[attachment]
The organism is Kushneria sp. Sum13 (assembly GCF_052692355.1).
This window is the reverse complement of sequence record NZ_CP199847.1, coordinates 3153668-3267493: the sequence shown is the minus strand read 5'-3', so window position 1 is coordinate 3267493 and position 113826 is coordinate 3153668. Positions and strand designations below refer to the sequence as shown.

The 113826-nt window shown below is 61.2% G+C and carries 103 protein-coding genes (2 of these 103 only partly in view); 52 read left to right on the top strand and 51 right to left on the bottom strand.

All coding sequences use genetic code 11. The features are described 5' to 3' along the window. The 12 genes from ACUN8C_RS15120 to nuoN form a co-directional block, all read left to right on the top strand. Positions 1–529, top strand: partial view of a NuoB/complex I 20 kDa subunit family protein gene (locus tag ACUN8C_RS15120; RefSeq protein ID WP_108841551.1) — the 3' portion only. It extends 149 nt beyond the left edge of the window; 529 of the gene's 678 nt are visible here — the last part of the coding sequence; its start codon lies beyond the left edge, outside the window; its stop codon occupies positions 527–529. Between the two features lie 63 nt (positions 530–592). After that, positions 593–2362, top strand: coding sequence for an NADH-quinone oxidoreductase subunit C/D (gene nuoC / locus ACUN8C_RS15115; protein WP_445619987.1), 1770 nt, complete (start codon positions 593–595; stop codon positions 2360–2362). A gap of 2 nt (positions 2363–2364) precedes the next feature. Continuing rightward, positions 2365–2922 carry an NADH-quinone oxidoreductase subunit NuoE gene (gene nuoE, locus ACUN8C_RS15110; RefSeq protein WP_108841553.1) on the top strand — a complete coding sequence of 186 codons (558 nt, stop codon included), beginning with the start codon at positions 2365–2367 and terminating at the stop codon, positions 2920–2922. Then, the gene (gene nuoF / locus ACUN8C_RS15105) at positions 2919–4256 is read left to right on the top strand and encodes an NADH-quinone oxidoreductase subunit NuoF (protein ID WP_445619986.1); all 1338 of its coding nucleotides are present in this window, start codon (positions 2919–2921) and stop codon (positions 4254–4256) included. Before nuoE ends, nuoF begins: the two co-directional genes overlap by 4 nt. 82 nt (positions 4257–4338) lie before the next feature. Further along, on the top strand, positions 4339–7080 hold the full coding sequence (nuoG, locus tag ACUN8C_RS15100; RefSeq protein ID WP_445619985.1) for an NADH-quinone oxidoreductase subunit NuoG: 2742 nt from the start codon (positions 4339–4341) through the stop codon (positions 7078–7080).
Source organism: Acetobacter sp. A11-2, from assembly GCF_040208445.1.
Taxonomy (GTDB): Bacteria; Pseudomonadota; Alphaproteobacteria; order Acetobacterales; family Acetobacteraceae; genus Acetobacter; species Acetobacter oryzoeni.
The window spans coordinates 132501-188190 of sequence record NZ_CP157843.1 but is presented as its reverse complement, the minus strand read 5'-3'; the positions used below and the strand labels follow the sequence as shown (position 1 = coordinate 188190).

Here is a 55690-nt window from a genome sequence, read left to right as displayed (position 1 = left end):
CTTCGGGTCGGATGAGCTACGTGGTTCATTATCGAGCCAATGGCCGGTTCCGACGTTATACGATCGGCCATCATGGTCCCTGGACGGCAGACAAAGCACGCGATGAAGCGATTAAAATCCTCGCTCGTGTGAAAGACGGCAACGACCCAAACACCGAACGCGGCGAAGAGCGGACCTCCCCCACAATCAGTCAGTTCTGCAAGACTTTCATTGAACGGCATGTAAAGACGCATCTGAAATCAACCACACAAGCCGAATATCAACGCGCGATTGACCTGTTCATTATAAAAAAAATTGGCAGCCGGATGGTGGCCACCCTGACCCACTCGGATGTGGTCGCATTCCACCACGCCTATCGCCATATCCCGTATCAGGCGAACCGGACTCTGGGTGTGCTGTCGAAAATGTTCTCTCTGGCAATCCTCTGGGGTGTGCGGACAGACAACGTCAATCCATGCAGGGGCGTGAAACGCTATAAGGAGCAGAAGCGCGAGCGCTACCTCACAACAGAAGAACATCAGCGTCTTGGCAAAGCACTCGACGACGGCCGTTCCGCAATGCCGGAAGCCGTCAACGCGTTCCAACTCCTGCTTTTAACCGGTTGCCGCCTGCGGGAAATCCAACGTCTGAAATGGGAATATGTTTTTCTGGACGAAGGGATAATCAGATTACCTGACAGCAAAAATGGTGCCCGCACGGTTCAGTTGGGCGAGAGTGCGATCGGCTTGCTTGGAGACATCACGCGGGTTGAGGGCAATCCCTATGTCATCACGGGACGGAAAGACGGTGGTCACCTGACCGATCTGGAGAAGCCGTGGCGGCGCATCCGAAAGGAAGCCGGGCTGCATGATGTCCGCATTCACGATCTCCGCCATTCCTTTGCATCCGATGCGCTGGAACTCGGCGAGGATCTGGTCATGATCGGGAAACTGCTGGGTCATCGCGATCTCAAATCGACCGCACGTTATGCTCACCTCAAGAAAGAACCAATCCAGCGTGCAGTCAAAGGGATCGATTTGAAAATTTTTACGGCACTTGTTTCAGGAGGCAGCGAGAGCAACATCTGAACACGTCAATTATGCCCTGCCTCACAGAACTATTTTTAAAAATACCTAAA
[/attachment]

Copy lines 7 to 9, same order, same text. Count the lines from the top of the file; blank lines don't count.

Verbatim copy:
The window spans coordinates 132501-188190 of sequence record NZ_CP157843.1 but is presented as its reverse complement, the minus strand read 5'-3'; the positions used below and the strand labels follow the sequence as shown (position 1 = coordinate 188190).

Here is a 55690-nt window from a genome sequence, read left to right as displayed (position 1 = left end):
CTTCGGGTCGGATGAGCTACGTGGTTCATTATCGAGCCAATGGCCGGTTCCGACGTTATACGATCGGCCATCATGGTCCCTGGACGGCAGACAAAGCACGCGATGAAGCGATTAAAATCCTCGCTCGTGTGAAAGACGGCAACGACCCAAACACCGAACGCGGCGAAGAGCGGACCTCCCCCACAATCAGTCAGTTCTGCAAGACTTTCATTGAACGGCATGTAAAGACGCATCTGAAATCAACCACACAAGCCGAATATCAACGCGCGATTGACCTGTTCATTATAAAAAAAATTGGCAGCCGGATGGTGGCCACCCTGACCCACTCGGATGTGGTCGCATTCCACCACGCCTATCGCCATATCCCGTATCAGGCGAACCGGACTCTGGGTGTGCTGTCGAAAATGTTCTCTCTGGCAATCCTCTGGGGTGTGCGGACAGACAACGTCAATCCATGCAGGGGCGTGAAACGCTATAAGGAGCAGAAGCGCGAGCGCTACCTCACAACAGAAGAACATCAGCGTCTTGGCAAAGCACTCGACGACGGCCGTTCCGCAATGCCGGAAGCCGTCAACGCGTTCCAACTCCTGCTTTTAACCGGTTGCCGCCTGCGGGAAATCCAACGTCTGAAATGGGAATATGTTTTTCTGGACGAAGGGATAATCAGATTACCTGACAGCAAAAATGGTGCCCGCACGGTTCAGTTGGGCGAGAGTGCGATCGGCTTGCTTGGAGACATCACGCGGGTTGAGGGCAATCCCTATGTCATCACGGGACGGAAAGACGGTGGTCACCTGACCGATCTGGAGAAGCCGTGGCGGCGCATCCGAAAGGAAGCCGGGCTGCATGATGTCCGCATTCACGATCTCCGCCATTCCTTTGCATCCGATGCGCTGGAACTCGGCGAGGATCTGGTCATGATCGGGAAACTGCTGGGTCATCGCGATCTCAAATCGACCGCACGTTATGCTCACCTCAAGAAAGAACCAATCCAGCGTGCAGTCAAAGGGATCGATTTGAAAATTTTTACGGCACTTGTTTCAGGAGGCAGCGAGAGCAACATCTGAACACGTCAATTATGCCCTGCCTCACAGAACTATTTTTAAAAATACCTAAA